The fruits of the Coffea grow in an elongated cluster, first little green spheres like peas and then as they ripen, red cherries, which contain twin seeds wrapped in  parchment.  The cherries are picked by hand using a small rake to strip the stems.  Then they are sieved and washed to remove any leaves, twigs or small fruits.  Only the ripe cherries are selected.  These are then dried.  Traditionally, they are laid out in the sun on a concrete floor or on low tables and raked regularly so that they dry evenly and do not ferment.  Less labour intensive industrial processes use rotating drums.  As the fruit dries, the outer covering is removed and the parchment around the seeds is also taken off.  It takes several weeks to dry the seeds completely.  They can then be packed in sacks and, as long as they are kept dry, will last for a long time.


Coffee grows in the tropics.  It arrives in Europe in sacks of green beans and is roasted in the coffee factories.  Roasting is carefully controlled. The beans must dry and caramelise to release the aromatic compounds, the so called coffee oil, but must not catch fire.  A slight charring alters the taste and is sometimes favoured for some types of coffee.  After roasting, the beans, now a dark brown colour, must be cooled rapidly to prevent autocombustion.  This is often done by washing them in cold water.  They are then dried and vacuum packed in airtight containers. 


The roasted coffee is very fragile.  It quickly stales in air, though freezing the beans retains their flavour. Ground coffee should always be resealed and kept in the fridge. 


The manufacture of coffee from tree to cup is a delightful blend of art and science. You can infuse your ground coffee with steam or boiling water in a state-of-the-art coffee maker, a percolater, a cafetiere or simply in a cup or jug, but you have to take care to produce a rich, satisfying taste. So when you are percolating coffee, never let it boil.  The flavour disappears immediately.  Coffee made in some domestic coffee makers and kept hot on a heater also goes off very quickly and tastes very unpleasant.  Freeze dried instant coffee is, to my taste, hardly worth mentioning.  It is an abomination; a travesty of culinary art.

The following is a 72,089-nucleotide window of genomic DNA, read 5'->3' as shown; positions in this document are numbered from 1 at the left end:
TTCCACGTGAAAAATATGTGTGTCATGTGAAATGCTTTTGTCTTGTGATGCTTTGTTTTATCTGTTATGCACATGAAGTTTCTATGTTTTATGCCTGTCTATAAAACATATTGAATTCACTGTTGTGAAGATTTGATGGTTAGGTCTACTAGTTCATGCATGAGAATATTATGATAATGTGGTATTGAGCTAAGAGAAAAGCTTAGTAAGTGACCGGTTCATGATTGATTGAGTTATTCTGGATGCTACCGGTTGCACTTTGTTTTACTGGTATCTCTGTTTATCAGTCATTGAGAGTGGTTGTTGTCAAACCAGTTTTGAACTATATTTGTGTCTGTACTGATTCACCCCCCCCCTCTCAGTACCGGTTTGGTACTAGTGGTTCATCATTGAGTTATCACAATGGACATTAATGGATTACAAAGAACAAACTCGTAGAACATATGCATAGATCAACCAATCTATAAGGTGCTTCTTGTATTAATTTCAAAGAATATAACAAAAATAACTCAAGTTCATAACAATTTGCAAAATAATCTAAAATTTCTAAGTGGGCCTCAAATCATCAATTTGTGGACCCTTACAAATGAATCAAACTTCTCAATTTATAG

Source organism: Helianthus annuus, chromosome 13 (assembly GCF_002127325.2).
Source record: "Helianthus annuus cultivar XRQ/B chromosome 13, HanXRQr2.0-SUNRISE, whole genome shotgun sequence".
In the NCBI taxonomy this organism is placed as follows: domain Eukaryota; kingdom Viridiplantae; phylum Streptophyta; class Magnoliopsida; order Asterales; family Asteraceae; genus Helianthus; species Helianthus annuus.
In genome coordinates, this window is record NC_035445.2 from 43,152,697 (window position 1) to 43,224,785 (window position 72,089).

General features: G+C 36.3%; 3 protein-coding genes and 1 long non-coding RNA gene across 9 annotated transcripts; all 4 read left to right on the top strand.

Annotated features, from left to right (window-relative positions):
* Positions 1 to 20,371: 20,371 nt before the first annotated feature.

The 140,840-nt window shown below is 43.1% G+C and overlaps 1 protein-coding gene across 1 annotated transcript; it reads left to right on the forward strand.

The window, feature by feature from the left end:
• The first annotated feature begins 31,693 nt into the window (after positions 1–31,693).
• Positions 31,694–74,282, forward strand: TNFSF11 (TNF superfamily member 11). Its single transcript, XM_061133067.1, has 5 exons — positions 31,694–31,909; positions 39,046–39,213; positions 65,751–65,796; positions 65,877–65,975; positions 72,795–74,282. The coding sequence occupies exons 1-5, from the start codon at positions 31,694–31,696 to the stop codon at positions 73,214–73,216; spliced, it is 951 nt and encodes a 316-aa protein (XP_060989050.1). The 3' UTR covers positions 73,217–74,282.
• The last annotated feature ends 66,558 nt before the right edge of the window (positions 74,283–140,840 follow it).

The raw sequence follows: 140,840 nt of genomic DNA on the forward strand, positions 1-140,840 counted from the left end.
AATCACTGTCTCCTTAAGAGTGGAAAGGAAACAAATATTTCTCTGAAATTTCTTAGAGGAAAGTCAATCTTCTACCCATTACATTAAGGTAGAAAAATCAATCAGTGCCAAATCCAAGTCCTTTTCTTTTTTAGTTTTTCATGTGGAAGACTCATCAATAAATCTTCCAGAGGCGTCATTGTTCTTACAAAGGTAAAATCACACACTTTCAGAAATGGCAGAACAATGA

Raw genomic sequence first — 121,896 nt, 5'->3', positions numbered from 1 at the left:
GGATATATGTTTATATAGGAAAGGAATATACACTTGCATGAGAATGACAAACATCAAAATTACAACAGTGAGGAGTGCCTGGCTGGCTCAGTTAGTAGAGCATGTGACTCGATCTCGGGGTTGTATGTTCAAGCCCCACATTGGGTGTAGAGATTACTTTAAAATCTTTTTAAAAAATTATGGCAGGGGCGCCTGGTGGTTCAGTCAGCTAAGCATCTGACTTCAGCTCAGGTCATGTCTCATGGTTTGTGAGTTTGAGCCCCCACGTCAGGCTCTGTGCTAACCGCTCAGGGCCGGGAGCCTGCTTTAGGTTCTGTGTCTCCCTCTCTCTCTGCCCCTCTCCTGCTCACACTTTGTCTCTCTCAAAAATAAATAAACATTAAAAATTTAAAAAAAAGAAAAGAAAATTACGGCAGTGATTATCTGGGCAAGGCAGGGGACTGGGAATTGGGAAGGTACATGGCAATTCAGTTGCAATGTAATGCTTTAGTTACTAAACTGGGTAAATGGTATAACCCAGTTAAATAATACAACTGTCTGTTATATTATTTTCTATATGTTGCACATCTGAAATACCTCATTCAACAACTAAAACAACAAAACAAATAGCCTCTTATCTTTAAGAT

But there are other ways to appreciate coffee.  Last year I enjoyed a meal in The Queen of Sheba Ethiopian restaurant in Kentish Town and opportunity of trying a postprandial jug of sweetened coffee infused with cardamom and kept warm on a bed of charcoal.  Cardamom is frequently used to flavour coffee in Turkey and Greece.  It is quite delicious.   . 


And if you want something really exotic, why not try Kopi Lewak.  Kopi is the Indonesian name for coffee.  Lewak is the Palm Civet cat, a marsupial that selects the ripest coffee cherries, digests the flesh and excretes the coffee beans in its faeces.  People living on the island of Sumatra collect the faeces, separate out the beans and dry and roast them. The passage through the gut of the cat gives the coffee a sweetish, slightly corrupt flavour, which is actually quite appealing.   Kopi Lewak is the most expensive coffee on the world market, retailing at 600 US dollars a pound. 


Isn’t it strange that we can like something as bitter as coffee?  Bitter chemicals are recognised as toxic and avoided by many animals.  But nevertheless human societies have acquired a taste for bitter foods and drinks.  As well as coffee, there is dark chocolate, campari, gin, angostura bitters, raddicio, chicory, spinach and broccoli.  Bitter foods have medicinal properties; they are rich in glycosinolates, which help to fight infections, break down toxins and prevent cancer.  Coffee is also known to  improve the motility of sperm.  No wonder Calvi’s goats were frisky!